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Tyneham Ghost Village

Once occupied by farming and fishing folk, Tyneham was the only community in Dorset to be permanently evacuated during the Second World War to allow for the Ministry of Defence’s D-Day preparations. Stuck in time, the village remains exactly as it was in 1943 when all 225 of its inhabitants were ordered to pack up and leave within thirty days. The village was comprised of a scattering of cottages, a derelict schoolhouse, a post office, a farmstead, church and rectory, all of which remain in a state of dilapidation. The parish notice board and telephone kiosk are among the many bygone features to have stood the tests of time and are part of what’s best described as a ‘village time capsule’. Tyneham is open to the public during the weekends bar a handful of dates.

 

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The Gold Hill Cheese Race

Nothing much to see here, just a bunch of hearty locals racing up one of the steepest hills in the county with a massive hunk of cheese weighing heavy on their shoulders? Yes, you heard it correct, the annual Gold Hill Cheese Race sees young and old take on Dorset’s most idyllic cobbled street, made famous by director Ridley Scott for his classic Hovis baker’s boy advert of the 1970s (later voted as the nation’s favourite ‘ad’). Every May, as part of the Shaftsbury Food & Drink Festival, contestants gather outside the Town Hall of this mid-Dorset town to register for the race, all hoping to become this year’s ‘big cheese’. Maybe you fancy your chances or perhaps you’d prefer to spectate upon this slightly madcap event and enjoy one of the region’s most picturesque hilltop views? Just a quick word of warning to any would-be cheese runners: every one of these racing cheeses contains 500 pints of milk, so lugging them up the winding cobbles of Gold Hill is far from ‘cheesy peasy’.

 

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Abbotsbury Swannery

Considered one of the best things to do in Dorset, when you take a trip to Abbotsbury Swannery you’ll find yourselves in the heart of a vibrant colony of Mute Swans, six hundred or so to be a little more precise. The best time to enjoy this unique experience is during the midday and late afternoon feeding sessions. The swannery is located on a magnificent stretch of the Dorset coast and was established by Benedictine Monks during the 11th century, who farmed the swans as food fit for their ‘lavish’ banquet tables; thankfully, today, swans are a much-loved and protected species only to be admired. The monk’s tenure was ended during the disbandment of the monasteries in the sixteenth century by Henry VIII and today the swannery falls under the care of the Ilchester Estates. As well as being a haven for one of the UK’s most cherished bevy of swans, this popular family attraction also plays host to the largest willow maze in the country, and we think it’s seriously worth getting into a flap about.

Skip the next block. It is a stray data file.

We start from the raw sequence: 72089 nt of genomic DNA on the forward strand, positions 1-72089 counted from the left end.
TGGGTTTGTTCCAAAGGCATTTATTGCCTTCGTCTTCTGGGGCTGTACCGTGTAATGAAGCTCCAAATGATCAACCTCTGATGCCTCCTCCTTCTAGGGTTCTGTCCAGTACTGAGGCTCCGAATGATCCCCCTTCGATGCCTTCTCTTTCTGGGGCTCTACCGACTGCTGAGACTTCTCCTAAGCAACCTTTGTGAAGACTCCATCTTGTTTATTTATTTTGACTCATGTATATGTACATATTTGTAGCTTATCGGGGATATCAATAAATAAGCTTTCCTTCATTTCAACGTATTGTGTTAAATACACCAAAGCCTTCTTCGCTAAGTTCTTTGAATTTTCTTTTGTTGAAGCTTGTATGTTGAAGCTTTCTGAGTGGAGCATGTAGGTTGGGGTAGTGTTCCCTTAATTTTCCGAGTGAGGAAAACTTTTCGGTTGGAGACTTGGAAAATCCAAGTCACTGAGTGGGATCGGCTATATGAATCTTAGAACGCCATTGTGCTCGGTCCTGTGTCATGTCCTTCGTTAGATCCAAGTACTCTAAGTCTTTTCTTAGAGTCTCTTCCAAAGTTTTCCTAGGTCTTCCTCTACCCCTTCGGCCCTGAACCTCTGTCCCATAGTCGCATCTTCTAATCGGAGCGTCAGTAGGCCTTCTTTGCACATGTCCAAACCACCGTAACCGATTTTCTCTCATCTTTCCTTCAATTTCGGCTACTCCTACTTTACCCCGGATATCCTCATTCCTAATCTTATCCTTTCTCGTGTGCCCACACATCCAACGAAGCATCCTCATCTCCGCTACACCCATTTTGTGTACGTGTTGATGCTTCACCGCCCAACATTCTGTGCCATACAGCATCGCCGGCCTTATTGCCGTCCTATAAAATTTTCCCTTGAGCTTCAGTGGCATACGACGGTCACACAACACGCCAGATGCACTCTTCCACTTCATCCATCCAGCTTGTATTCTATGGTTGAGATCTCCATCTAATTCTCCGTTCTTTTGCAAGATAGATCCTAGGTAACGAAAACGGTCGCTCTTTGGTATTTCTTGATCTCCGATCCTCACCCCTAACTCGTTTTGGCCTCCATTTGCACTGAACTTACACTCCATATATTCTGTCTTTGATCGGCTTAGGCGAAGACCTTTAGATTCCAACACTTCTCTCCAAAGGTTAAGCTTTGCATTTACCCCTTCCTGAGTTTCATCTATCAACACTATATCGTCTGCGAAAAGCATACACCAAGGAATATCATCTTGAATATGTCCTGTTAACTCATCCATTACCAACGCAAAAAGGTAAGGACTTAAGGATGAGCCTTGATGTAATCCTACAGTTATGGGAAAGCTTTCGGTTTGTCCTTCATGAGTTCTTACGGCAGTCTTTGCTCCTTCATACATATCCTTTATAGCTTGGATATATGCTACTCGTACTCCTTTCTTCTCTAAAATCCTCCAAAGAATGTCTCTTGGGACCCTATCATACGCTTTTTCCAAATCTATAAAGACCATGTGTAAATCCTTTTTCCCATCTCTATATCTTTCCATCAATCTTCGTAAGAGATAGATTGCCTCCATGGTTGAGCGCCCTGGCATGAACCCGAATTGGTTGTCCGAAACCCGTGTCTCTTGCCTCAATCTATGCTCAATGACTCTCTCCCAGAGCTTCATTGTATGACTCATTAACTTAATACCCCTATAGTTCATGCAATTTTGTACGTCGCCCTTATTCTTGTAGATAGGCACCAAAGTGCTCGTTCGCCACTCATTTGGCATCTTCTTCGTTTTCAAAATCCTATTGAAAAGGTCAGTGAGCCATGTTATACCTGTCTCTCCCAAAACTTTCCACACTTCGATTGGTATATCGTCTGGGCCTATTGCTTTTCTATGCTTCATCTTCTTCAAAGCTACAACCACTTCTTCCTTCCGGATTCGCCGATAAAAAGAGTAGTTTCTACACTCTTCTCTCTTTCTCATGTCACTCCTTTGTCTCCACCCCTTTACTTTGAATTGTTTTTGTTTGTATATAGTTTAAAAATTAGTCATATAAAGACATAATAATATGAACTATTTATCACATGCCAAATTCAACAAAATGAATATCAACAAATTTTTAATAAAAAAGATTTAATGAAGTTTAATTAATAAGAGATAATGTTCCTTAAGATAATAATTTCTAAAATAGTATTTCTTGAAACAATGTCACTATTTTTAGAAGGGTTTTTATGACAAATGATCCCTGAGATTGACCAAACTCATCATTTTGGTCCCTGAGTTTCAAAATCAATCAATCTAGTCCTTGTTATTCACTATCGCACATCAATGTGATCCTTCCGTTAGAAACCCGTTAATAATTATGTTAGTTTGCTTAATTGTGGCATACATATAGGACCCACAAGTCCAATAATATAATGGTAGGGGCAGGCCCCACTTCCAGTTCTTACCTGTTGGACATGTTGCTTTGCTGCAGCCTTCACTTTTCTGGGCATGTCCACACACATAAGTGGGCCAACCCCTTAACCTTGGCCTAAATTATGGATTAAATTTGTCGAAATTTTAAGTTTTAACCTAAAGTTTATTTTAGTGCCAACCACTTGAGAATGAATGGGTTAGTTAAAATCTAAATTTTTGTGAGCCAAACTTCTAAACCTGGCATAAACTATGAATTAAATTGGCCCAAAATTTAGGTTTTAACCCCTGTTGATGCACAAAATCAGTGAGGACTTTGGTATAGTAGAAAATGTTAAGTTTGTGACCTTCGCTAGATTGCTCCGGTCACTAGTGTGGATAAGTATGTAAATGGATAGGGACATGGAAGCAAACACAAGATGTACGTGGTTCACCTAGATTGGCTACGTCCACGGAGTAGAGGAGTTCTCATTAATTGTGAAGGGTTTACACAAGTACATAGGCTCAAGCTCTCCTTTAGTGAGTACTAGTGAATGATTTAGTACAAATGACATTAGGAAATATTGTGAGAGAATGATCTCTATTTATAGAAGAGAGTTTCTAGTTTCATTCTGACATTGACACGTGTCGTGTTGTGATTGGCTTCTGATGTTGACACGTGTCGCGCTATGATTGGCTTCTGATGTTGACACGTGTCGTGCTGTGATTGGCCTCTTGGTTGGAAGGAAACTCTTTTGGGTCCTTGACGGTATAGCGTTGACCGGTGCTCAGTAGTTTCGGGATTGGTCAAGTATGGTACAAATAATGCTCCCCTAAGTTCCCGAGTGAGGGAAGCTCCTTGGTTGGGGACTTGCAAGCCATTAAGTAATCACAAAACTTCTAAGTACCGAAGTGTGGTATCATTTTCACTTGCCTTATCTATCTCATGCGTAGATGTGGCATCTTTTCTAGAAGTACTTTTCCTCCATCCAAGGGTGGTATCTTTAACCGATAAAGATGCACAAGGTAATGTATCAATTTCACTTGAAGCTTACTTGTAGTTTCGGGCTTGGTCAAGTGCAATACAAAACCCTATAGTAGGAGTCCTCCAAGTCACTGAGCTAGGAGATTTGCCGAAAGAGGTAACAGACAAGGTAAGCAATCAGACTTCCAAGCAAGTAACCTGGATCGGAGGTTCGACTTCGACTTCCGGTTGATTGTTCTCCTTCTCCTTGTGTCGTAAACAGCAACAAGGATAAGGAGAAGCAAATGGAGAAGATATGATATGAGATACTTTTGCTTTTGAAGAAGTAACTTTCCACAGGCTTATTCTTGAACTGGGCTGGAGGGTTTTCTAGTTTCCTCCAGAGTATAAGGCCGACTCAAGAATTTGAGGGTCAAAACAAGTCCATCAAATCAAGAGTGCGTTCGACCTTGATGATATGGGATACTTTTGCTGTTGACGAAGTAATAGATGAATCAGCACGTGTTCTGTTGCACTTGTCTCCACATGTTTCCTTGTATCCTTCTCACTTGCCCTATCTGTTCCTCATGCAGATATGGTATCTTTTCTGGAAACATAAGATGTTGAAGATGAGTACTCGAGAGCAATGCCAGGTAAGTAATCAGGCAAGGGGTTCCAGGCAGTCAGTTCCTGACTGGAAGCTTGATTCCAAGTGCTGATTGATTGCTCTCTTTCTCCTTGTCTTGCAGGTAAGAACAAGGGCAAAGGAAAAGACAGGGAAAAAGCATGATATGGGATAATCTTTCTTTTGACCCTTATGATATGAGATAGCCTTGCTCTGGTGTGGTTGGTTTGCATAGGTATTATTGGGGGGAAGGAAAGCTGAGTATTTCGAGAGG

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Bovington Tank Museum

This next attraction is bound to place you on the right track. The Bovington Tank Museum will guide you through the fascinating history of tank warfare, from World War One to the high-tech machines of the present day. What’s more, you’ll be able to explore the tanks for yourselves as they are housed in the museum’s six grand halls. Listen to first-hand accounts and exciting tales as you embark upon a unique tour of this priceless collection comprised of more than three hundred vehicles – considered the best in the world – including the first tank ever built, Little Willie, the notorious German Tiger, and the present-day Challenger 2. This engrossing day out is certain to leave a ‘big impression’.

 

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Tout Quarry Sculpture Park

Set in a disused pit on the Isle of Portland, Tout Quarry is both a sculpture park and nature reserve. The abandoned limestone has become a canvas for creatives who over the years have chipped, carved and polished a collection of amazing models. The park is also a learning and educational centre which runs sculpture and stone carving courses. For many, the summer months remain the best time to visit the quarry, a duration when the common blue, rare silver studded blue and grayling butterflies are in abundance and the sparkling views of Chesil Beach and Portland Harbour are at their most scintillating. If you need to scratch your creative itch, this unusual enclave is well worth a visit.

 

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Take your pick from our exclusive collection of holiday cottages in Dorset. Tucked away in the rolling hills and scattered up and down the magnificent Jurassic Coast, it’s time to discover your perfect South West getaway.